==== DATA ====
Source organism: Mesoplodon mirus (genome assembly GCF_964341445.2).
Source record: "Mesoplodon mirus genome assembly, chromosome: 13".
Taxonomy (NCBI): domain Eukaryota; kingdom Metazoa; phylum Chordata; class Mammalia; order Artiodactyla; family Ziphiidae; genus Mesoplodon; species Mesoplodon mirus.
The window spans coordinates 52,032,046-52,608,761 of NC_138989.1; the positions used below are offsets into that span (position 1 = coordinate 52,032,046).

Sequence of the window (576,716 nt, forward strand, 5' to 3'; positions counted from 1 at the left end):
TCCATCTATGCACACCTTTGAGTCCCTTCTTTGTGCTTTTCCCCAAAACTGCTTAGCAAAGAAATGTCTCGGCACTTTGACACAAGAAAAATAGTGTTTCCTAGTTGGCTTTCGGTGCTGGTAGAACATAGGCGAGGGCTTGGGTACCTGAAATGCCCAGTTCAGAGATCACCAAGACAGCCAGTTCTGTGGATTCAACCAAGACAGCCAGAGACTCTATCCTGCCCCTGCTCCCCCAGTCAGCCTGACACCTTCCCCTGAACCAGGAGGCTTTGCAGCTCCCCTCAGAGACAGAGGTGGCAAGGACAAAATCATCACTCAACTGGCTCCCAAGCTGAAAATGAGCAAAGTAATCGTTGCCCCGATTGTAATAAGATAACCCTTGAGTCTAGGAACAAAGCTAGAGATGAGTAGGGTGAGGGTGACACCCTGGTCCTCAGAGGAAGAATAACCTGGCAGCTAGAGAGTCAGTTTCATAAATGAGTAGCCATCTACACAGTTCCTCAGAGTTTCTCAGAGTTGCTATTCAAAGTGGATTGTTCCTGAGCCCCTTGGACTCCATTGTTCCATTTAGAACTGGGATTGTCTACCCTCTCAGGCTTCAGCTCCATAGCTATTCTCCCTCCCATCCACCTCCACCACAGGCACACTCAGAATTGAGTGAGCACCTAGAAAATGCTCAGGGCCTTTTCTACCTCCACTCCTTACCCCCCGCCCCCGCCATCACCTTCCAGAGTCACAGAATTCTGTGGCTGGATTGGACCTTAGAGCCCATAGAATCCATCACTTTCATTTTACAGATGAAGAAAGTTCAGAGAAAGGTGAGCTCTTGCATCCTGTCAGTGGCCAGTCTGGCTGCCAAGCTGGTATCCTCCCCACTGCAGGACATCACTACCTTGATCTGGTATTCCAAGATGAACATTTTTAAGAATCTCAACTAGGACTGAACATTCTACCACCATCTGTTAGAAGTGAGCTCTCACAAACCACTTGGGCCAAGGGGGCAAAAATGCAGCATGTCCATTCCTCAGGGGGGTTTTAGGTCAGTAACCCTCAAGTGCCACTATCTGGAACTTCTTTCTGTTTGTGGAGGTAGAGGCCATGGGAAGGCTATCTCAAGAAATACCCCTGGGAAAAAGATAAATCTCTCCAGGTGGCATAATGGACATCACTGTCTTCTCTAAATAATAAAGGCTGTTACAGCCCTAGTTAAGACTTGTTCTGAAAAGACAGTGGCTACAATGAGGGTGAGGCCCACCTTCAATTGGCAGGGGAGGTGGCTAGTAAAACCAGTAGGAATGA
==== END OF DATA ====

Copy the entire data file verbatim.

Source organism: Mesoplodon mirus (genome assembly GCF_964341445.2).
Source record: "Mesoplodon mirus genome assembly, chromosome: 13".
Taxonomy (NCBI): domain Eukaryota; kingdom Metazoa; phylum Chordata; class Mammalia; order Artiodactyla; family Ziphiidae; genus Mesoplodon; species Mesoplodon mirus.
The window spans coordinates 52,032,046-52,608,761 of NC_138989.1; the positions used below are offsets into that span (position 1 = coordinate 52,032,046).

Sequence of the window (576,716 nt, forward strand, 5' to 3'; positions counted from 1 at the left end):
TCCATCTATGCACACCTTTGAGTCCCTTCTTTGTGCTTTTCCCCAAAACTGCTTAGCAAAGAAATGTCTCGGCACTTTGACACAAGAAAAATAGTGTTTCCTAGTTGGCTTTCGGTGCTGGTAGAACATAGGCGAGGGCTTGGGTACCTGAAATGCCCAGTTCAGAGATCACCAAGACAGCCAGTTCTGTGGATTCAACCAAGACAGCCAGAGACTCTATCCTGCCCCTGCTCCCCCAGTCAGCCTGACACCTTCCCCTGAACCAGGAGGCTTTGCAGCTCCCCTCAGAGACAGAGGTGGCAAGGACAAAATCATCACTCAACTGGCTCCCAAGCTGAAAATGAGCAAAGTAATCGTTGCCCCGATTGTAATAAGATAACCCTTGAGTCTAGGAACAAAGCTAGAGATGAGTAGGGTGAGGGTGACACCCTGGTCCTCAGAGGAAGAATAACCTGGCAGCTAGAGAGTCAGTTTCATAAATGAGTAGCCATCTACACAGTTCCTCAGAGTTTCTCAGAGTTGCTATTCAAAGTGGATTGTTCCTGAGCCCCTTGGACTCCATTGTTCCATTTAGAACTGGGATTGTCTACCCTCTCAGGCTTCAGCTCCATAGCTATTCTCCCTCCCATCCACCTCCACCACAGGCACACTCAGAATTGAGTGAGCACCTAGAAAATGCTCAGGGCCTTTTCTACCTCCACTCCTTACCCCCCGCCCCCGCCATCACCTTCCAGAGTCACAGAATTCTGTGGCTGGATTGGACCTTAGAGCCCATAGAATCCATCACTTTCATTTTACAGATGAAGAAAGTTCAGAGAAAGGTGAGCTCTTGCATCCTGTCAGTGGCCAGTCTGGCTGCCAAGCTGGTATCCTCCCCACTGCAGGACATCACTACCTTGATCTGGTATTCCAAGATGAACATTTTTAAGAATCTCAACTAGGACTGAACATTCTACCACCATCTGTTAGAAGTGAGCTCTCACAAACCACTTGGGCCAAGGGGGCAAAAATGCAGCATGTCCATTCCTCAGGGGGGTTTTAGGTCAGTAACCCTCAAGTGCCACTATCTGGAACTTCTTTCTGTTTGTGGAGGTAGAGGCCATGGGAAGGCTATCTCAAGAAATACCCCTGGGAAAAAGATAAATCTCTCCAGGTGGCATAATGGACATCACTGTCTTCTCTAAATAATAAAGGCTGTTACAGCCCTAGTTAAGACTTGTTCTGAAAAGACAGTGGCTACAATGAGGGTGAGGCCCACCTTCAATTGGCAGGGGAGGTGGCTAGTAAAACCAGTAGGAATGA